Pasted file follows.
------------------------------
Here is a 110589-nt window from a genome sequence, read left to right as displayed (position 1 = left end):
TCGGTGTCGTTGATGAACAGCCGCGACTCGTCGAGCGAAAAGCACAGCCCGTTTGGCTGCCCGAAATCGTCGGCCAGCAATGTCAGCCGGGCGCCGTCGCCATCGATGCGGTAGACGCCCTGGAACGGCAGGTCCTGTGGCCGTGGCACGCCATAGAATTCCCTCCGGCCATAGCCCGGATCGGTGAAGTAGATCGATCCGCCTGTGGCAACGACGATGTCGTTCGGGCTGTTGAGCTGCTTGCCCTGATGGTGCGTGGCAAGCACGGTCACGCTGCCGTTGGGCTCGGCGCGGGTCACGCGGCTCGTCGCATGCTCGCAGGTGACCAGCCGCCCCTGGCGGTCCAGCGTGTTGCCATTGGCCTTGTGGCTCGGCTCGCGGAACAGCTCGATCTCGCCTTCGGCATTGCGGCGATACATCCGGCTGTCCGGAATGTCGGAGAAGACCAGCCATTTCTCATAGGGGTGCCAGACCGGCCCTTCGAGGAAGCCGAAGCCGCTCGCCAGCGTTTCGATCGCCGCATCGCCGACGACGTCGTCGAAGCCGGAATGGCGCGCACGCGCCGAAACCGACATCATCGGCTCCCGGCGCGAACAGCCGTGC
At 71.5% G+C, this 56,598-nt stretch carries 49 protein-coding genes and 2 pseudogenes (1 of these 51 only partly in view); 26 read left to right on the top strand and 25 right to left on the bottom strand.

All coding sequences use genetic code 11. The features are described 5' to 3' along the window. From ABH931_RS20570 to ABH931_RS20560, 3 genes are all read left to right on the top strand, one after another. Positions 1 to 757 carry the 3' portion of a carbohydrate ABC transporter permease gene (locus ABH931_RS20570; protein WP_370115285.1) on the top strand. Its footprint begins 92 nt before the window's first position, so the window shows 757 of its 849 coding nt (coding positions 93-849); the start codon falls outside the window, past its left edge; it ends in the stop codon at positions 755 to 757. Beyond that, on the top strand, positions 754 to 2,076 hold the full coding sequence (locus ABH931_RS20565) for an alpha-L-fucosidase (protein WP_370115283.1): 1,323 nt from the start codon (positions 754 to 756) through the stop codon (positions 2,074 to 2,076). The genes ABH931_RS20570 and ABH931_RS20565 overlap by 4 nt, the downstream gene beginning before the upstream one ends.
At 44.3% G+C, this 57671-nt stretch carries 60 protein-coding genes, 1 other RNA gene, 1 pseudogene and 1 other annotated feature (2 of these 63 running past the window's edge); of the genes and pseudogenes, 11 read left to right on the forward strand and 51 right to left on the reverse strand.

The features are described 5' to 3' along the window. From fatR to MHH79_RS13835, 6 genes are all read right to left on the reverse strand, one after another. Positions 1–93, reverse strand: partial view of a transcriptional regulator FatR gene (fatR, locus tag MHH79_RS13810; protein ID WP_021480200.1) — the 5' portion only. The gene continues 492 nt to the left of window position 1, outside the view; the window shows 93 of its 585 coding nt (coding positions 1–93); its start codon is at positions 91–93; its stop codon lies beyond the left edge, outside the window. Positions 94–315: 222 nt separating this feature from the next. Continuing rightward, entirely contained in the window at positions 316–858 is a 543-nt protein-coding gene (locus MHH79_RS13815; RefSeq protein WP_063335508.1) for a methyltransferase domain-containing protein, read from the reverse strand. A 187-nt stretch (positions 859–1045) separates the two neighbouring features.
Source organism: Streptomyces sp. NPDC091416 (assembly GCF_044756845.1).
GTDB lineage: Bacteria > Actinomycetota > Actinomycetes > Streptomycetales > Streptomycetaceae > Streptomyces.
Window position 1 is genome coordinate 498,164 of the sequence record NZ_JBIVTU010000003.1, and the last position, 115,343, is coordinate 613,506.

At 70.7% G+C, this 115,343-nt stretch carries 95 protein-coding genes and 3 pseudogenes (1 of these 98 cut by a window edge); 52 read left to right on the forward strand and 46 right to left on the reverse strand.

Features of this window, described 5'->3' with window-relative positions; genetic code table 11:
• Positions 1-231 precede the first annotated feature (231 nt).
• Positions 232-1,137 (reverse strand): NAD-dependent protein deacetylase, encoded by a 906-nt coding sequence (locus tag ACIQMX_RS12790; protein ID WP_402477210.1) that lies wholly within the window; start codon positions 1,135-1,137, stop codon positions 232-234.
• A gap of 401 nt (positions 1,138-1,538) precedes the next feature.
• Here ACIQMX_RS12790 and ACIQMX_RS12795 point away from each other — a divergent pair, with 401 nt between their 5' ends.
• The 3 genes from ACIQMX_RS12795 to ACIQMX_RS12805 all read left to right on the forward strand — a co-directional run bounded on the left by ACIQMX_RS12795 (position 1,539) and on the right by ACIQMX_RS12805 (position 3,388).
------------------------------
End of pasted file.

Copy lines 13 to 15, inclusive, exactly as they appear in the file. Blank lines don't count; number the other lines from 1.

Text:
• Positions 232-1,137 (reverse strand): NAD-dependent protein deacetylase, encoded by a 906-nt coding sequence (locus tag ACIQMX_RS12790; protein ID WP_402477210.1) that lies wholly within the window; start codon positions 1,135-1,137, stop codon positions 232-234.
• A gap of 401 nt (positions 1,138-1,538) precedes the next feature.
• Here ACIQMX_RS12790 and ACIQMX_RS12795 point away from each other — a divergent pair, with 401 nt between their 5' ends.